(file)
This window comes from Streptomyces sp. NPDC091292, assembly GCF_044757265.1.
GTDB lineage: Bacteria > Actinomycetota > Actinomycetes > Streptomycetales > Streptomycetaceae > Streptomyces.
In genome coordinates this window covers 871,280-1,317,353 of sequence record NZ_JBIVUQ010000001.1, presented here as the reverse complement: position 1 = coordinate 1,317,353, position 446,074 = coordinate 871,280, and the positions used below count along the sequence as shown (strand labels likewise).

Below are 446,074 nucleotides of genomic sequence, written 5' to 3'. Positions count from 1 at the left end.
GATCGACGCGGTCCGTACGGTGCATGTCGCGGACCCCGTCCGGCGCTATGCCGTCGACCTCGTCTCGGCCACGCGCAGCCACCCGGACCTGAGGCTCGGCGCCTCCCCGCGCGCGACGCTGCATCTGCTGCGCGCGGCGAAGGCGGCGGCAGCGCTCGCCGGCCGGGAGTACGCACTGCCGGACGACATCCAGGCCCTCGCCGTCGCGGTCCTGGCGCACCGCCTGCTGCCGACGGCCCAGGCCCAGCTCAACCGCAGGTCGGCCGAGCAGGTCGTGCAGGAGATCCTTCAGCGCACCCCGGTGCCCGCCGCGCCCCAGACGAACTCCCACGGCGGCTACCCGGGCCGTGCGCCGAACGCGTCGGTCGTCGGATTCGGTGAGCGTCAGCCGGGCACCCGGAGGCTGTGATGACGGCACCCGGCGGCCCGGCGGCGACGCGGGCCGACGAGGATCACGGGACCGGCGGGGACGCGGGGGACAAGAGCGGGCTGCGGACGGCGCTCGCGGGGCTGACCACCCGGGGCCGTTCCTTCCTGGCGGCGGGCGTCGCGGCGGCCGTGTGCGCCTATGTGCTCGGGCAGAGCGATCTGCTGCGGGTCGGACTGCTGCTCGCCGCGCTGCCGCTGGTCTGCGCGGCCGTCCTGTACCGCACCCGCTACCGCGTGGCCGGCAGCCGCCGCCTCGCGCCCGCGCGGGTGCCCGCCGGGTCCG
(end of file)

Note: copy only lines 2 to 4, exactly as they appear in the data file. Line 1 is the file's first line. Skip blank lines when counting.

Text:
GTDB lineage: Bacteria > Actinomycetota > Actinomycetes > Streptomycetales > Streptomycetaceae > Streptomyces.
In genome coordinates this window covers 871,280-1,317,353 of sequence record NZ_JBIVUQ010000001.1, presented here as the reverse complement: position 1 = coordinate 1,317,353, position 446,074 = coordinate 871,280, and the positions used below count along the sequence as shown (strand labels likewise).

Below are 446,074 nucleotides of genomic sequence, written 5' to 3'. Positions count from 1 at the left end.